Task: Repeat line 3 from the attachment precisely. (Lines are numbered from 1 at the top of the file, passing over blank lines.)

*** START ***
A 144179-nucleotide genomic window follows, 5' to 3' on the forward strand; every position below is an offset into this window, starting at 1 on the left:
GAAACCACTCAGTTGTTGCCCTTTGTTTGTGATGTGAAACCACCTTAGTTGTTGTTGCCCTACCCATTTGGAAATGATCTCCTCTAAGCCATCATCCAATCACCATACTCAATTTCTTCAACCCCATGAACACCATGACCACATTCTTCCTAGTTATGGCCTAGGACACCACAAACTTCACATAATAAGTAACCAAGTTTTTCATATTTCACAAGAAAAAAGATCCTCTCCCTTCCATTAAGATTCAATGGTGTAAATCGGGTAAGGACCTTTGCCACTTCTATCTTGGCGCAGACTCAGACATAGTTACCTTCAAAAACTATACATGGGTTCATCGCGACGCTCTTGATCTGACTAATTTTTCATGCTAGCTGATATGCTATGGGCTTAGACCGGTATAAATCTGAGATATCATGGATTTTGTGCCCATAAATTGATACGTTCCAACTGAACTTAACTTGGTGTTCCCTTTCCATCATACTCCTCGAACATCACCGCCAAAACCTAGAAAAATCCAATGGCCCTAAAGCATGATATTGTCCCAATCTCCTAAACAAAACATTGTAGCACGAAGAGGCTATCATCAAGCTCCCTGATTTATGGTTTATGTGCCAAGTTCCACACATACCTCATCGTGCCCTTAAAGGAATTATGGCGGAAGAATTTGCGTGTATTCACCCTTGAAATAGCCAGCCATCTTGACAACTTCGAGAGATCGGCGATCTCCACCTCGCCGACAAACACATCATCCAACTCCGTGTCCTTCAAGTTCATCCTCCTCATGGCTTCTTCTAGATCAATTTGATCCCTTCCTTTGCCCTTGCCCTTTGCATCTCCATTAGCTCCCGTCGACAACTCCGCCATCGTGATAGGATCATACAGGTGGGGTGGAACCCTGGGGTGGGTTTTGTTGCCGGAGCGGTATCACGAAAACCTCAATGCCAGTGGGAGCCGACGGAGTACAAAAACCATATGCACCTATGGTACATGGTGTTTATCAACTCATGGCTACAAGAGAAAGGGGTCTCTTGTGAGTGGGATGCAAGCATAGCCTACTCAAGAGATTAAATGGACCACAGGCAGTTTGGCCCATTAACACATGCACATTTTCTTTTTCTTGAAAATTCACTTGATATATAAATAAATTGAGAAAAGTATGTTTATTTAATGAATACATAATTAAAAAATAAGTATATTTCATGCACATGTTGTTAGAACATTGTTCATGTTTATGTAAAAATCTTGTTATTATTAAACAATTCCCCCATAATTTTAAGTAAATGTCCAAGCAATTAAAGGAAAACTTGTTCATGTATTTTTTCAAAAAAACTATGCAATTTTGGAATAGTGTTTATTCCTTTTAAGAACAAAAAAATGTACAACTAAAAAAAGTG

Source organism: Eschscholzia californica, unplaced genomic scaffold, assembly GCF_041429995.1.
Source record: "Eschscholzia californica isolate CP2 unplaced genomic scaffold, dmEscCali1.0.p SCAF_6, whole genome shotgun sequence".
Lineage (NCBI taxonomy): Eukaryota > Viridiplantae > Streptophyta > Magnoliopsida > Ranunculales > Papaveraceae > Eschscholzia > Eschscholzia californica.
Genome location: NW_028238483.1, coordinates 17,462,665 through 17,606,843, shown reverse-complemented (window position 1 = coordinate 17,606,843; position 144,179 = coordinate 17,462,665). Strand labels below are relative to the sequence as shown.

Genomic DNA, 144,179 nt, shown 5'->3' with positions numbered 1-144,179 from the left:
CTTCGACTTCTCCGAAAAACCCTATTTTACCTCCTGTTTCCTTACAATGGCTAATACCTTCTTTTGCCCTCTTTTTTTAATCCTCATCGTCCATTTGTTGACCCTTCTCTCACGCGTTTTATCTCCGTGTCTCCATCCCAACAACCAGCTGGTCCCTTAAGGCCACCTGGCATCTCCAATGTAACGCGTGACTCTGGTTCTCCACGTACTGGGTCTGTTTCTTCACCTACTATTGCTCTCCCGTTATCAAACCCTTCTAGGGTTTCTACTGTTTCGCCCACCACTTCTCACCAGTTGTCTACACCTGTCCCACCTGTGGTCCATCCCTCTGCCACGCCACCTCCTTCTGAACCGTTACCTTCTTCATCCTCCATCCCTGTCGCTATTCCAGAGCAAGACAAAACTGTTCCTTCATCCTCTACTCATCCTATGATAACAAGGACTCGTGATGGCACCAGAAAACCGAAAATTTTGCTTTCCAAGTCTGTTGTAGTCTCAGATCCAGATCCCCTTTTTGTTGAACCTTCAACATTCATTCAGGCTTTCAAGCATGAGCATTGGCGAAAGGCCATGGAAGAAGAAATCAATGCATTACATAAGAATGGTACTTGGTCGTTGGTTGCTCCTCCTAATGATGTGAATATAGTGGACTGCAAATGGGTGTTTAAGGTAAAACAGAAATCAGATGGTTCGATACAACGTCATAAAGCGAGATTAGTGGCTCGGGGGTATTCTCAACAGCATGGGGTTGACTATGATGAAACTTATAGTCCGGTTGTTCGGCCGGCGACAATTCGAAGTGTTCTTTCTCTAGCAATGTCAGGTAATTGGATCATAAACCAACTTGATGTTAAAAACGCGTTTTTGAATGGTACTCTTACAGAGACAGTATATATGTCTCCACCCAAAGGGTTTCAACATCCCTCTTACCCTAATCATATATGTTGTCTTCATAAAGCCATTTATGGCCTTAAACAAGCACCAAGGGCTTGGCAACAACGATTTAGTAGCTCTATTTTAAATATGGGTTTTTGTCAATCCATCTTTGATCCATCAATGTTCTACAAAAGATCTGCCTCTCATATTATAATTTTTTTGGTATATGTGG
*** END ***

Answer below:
Source organism: Eschscholzia californica, unplaced genomic scaffold, assembly GCF_041429995.1.